Mass Surveillance: A Streaming Odyssey is a non-narrative documentary film realized entirely with surveillance footage from the Internet (2010-2018).
The film is composed of still photos and video recordings, shot with a digital camera through the screen of a computer while attending freely accessible webcam live-streaming sessions, and aims to question the increasingly disturbing presence on the Internet of platforms and websites which are freely broadcasting surveillance feeds of security webcams, both public and private, from all corners of the digitalized world.
The project carries footage from over 50 different countries across 5 continents, revealing streamings of security cams placed in kindergartens, homes for the elderly, private houses, and other sensitive public venues and locations such as hospitals and schools.
Who is watching over those who are watching over us?
Is the Web the only effective way of controlling abuses or is the Web amplifying the abuse?
Why would this be permitted?
Is it even real?
So many questions and, so far, no answers.
The film is part of the Mass Surveillance Project, a documentary photo and video series focused on the limits and dangers of the Internet as ideal platform for the broadcast of everyday life, much of which occurs without the subjects or the participants ever knowing they are conscripted “actors” in strange carnivals.
The visual contents of this film appear as blurry or out-of-this-world due to the several layers of lenses involved: the camera, the computer screen, the surveillance camera, and the apparatus of the Internet.
This film is for all of the unaware victims of abusive surveillance practices in the hope that these efforts will inspire a change in the way the Internet’s wilder practices are perceived today by the majority of aware and unaware citizens and above all by sleeping legislators.
We know that thousands of electronic eyes are watching us, that millions of security cameras placed all over the world are recording our lives constantly.
What we often ignore is that such recordings and live streaming of both our public and private lives are being broadcasted on the internet by websites and platforms that are transforming our lives in good business. Without us even knowing.
The film is to be considered an excerpt of the project “Mass Surveillance,” a long-term, perpetually curated series, which is the result of a sustained, photographic and video-documentary survey of the thousands of publicly accessible webcams available on the Internet today.
In my estimation, these new digital technologies are dangerously pushing against both moral and ethical boundaries, while legislators prefer to ignore responsibility for the same, and common citizens are all too often either unaware, passive victims or voyeuristic participants in the general spectacle.
What strikes me the most is the increasingly disturbing presence on the Internet of platforms and websites which are freely broadcasting surveillance feeds of security webcams, both public and private, from all corners of the digitalized world. Their ridiculous disclaimers, make everything even more disturbing.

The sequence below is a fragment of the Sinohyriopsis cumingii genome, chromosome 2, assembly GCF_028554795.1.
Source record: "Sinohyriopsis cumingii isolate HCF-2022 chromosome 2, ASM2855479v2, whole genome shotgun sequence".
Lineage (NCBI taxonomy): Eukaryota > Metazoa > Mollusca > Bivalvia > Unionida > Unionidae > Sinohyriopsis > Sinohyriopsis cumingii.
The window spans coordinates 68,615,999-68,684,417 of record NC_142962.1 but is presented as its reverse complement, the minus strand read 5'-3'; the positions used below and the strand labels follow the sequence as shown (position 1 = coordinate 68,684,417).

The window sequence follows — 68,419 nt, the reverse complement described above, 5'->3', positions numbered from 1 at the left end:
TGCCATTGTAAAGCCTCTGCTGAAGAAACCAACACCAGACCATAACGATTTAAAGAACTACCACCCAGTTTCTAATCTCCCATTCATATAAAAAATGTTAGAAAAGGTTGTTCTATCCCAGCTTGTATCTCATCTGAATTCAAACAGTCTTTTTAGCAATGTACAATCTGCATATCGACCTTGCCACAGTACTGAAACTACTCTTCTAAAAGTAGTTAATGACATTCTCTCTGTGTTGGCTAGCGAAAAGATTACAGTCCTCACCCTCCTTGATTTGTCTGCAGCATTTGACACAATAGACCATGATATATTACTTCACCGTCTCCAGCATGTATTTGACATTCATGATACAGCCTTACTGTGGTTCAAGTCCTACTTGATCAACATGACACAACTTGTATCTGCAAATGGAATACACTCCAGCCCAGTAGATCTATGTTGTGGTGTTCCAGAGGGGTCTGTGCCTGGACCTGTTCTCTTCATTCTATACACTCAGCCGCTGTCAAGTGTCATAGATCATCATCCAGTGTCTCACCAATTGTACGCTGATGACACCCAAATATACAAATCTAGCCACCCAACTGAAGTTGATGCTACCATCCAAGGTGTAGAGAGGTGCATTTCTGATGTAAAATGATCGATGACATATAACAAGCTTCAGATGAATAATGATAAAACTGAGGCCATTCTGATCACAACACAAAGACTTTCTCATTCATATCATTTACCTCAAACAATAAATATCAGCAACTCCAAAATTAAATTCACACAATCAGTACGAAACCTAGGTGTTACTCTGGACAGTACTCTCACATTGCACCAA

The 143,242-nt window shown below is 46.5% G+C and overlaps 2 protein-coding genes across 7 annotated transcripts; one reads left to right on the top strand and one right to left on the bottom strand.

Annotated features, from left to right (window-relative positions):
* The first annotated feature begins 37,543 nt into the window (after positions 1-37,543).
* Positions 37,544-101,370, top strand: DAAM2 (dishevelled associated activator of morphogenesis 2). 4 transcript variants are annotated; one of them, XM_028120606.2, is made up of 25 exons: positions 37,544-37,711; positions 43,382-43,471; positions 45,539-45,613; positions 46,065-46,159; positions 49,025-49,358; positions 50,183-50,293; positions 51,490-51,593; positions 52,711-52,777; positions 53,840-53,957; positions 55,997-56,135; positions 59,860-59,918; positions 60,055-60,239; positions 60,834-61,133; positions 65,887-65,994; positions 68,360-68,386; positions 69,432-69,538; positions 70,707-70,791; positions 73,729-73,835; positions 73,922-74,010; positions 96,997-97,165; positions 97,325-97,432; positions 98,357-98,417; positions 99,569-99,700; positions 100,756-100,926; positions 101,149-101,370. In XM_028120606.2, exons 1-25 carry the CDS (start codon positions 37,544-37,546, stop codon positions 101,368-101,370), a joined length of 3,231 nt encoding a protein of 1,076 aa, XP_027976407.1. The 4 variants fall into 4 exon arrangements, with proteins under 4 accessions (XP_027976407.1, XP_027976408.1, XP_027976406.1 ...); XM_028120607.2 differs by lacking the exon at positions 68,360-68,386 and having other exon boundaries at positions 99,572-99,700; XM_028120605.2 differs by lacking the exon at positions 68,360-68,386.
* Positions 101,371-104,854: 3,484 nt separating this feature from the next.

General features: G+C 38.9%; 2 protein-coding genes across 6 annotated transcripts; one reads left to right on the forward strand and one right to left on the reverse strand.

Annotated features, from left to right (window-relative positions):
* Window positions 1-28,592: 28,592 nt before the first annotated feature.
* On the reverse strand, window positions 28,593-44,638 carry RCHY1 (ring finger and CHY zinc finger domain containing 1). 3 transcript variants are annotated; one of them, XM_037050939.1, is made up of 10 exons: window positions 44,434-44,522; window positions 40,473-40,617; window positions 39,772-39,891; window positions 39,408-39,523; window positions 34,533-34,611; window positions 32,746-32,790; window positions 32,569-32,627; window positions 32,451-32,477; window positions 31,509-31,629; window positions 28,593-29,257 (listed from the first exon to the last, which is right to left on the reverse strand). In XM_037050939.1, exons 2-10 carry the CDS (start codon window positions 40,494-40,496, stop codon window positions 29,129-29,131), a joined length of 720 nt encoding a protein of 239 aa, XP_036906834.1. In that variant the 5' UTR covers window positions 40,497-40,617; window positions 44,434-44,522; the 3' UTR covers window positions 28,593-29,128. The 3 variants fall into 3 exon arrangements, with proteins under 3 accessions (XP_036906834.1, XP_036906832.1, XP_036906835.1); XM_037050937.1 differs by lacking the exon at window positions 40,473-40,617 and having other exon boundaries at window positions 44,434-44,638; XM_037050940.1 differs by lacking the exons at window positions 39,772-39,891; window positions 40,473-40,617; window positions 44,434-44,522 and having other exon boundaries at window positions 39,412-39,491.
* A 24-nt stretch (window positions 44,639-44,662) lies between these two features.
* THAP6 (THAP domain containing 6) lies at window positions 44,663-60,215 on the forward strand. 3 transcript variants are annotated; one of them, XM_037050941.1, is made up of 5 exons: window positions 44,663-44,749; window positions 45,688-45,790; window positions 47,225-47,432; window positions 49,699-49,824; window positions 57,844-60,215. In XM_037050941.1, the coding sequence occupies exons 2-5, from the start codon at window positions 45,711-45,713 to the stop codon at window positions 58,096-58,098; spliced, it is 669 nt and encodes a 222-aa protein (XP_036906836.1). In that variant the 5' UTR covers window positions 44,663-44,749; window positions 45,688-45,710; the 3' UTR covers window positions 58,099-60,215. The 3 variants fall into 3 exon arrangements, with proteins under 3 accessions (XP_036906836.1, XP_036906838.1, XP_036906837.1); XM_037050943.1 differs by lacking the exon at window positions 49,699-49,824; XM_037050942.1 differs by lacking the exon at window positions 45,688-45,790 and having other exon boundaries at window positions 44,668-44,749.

I do not see the reason (if not a sadly commercial one) for why such websites should publicly display streamings of security cams, placed in kindergartens, homes for the elderly, private houses, and other sensitive public venues and locations such as hospitals and schools, without the protagonists of these absurd surveillance broadcasts even knowing it.
For years I have been documenting all sorts of streams, freely available and easily accessible on the Internet, photographing all kinds of extreme and weird practices happening on surveillance cameras and distributed online.
I have always been intrigued by the perpetually increasing extent of the popularity of this phenomenon, recognizing a lack of information and, more importantly, of specific and adequate regulation or accountability.
The Internet is a gigantic planet, some would say dark planet, and as any other communal experience needs limits, boundaries, and rules in order to healthily and democratically function. Technology is certainly faster than the legislator nowadays, but this should represent an incentive to confront the problem, not an excuse/alibi to remain passive.
Mass Surveillance: A Streaming Odyssey is not based on a true story, it is the true story. It is, ironically, rendered fictional through filming it – a cinematic form of parallax that has everything to do with point of view and little to do with anything nominally objective.
It is the story of unaware protagonists/victims and unidentified dark angels/voyeurs feeding and prowling today’s Internet.
I am a visual artist and this film represents an attempt to universalize by the means of visual media stories of abusive surveillance. Such stories could be mine or yours, without us ever knowing it.